The reality of assessing ‘authentic’ electronic portfolios: Can electronic portfolios serve as a form of standardized assessment to measure literacy and self-regulated learning at the elementary level?
This study explores electronic portfolios and their potential to assess student literacy and self-regulated learning in elementary-aged children. Assessment tools were developed and include a holistic rubric that assigns a mark from 1 to 5 to self-regulated learning (SRL) and a mark to literacy, and an analytical rubric measuring multiple sub-scales of SRL and literacy. Participants in grades 4, 5 and 6 across two years created electronic portfolios, with n=369 volunteers. Some classes were excluded from statistical analyses in the first year due to low implementation and some individuals were excluded in both years, leaving n=251 included in analyses. All portfolios were coded by two coders, and the inter-rater reliability explored. During the first year Cohen’s kappa ranged from 0.70 to 0.79 for literacy and SRL overall, but some sub-scales were unacceptably weak. The second year showed improvement in Cohen’s kappa overall and especially for the sub-scales, reflecting improved implementation of the portfolios and use of the assessment tools. Validity was explored by comparing the relationship of portfolio scores to other measures, including the government scores on the open-response literacy questions for the Canadian Achievement Tests (version 4), the scores we assigned to the CAT-4s using our assessment tools, and scores on the Student Learning Strategies Questionnaire (SLSQ) measuring SRL. The portfolio literacy scores correlated (p<0.01) to scores we assigned the CAT-4s using our assessment tools, and to government pre-CAT-4 scores, but the self-regulatory learning scores did not correlate to our measure of student’s self-regulation. The results suggest that electronic portfolio assessment is time-consuming and difficult due to the range of varying evidence within even a single individual’s portfolio and that it may not be fair to do across diverse classrooms unless there are shared guidelines or tasks.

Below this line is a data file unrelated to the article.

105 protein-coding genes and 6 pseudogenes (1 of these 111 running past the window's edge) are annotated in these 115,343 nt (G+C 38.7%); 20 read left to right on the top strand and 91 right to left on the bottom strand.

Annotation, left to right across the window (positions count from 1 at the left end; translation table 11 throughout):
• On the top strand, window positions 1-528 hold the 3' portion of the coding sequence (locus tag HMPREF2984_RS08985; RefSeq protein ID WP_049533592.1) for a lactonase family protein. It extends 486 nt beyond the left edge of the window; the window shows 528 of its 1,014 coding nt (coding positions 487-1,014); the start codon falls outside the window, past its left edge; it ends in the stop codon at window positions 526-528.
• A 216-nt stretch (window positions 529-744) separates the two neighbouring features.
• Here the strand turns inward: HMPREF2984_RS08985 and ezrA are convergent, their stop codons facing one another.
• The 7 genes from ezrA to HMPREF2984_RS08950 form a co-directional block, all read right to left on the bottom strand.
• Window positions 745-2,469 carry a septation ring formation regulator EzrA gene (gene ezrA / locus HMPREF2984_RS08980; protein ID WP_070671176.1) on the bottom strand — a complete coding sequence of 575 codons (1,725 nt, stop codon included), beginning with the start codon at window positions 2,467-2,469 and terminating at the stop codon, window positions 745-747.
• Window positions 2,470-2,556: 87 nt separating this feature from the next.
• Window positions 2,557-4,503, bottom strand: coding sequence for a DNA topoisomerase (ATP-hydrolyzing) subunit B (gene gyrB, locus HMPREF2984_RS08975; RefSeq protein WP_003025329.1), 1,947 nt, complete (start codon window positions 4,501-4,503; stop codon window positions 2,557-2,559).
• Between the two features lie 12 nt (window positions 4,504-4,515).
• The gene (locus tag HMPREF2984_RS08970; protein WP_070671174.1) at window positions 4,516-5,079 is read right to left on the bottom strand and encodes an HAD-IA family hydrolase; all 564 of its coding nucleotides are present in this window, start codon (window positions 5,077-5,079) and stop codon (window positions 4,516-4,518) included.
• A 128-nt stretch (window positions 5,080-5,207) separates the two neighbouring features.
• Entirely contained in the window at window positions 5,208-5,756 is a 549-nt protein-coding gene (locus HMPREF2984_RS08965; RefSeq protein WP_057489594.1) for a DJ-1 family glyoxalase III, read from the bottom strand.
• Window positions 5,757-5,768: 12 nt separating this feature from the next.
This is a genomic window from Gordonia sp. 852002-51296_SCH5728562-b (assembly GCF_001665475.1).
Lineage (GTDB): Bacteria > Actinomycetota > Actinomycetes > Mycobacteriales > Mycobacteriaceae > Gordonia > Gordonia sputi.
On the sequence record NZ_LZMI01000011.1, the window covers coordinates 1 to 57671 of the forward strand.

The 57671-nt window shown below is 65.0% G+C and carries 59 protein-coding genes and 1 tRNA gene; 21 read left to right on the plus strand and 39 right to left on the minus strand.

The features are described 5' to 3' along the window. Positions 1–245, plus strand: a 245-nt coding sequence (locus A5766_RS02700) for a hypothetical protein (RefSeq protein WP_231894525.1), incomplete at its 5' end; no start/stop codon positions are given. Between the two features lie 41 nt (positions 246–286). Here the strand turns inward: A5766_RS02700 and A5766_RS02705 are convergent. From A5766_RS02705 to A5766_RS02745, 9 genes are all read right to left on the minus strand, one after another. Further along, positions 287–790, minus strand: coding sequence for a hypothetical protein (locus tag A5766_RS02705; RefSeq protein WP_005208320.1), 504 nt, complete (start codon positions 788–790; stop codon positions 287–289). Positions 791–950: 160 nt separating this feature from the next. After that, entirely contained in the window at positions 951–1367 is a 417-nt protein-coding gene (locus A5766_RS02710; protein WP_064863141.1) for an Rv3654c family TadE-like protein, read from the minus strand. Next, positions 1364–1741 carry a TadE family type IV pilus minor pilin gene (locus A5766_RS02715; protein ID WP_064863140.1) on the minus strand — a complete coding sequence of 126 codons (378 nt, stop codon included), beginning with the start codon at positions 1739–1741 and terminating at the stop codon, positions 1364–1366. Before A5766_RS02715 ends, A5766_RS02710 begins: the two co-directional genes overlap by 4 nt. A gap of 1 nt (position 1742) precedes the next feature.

Canadian Journal of Learning and Technology